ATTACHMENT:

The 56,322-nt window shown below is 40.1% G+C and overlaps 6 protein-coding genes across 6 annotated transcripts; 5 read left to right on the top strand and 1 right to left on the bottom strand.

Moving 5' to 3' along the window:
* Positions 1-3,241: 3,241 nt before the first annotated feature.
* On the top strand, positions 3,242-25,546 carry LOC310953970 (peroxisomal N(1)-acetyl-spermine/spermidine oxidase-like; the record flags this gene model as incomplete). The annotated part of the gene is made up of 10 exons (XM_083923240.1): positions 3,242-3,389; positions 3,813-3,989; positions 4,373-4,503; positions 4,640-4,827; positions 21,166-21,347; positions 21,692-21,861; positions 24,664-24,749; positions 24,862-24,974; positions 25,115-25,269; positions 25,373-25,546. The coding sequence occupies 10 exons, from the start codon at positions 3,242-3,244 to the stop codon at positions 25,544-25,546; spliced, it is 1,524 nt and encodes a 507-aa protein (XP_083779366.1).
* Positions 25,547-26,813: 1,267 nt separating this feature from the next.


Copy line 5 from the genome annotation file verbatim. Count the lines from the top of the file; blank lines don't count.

* Positions 25,547-26,813: 1,267 nt separating this feature from the next.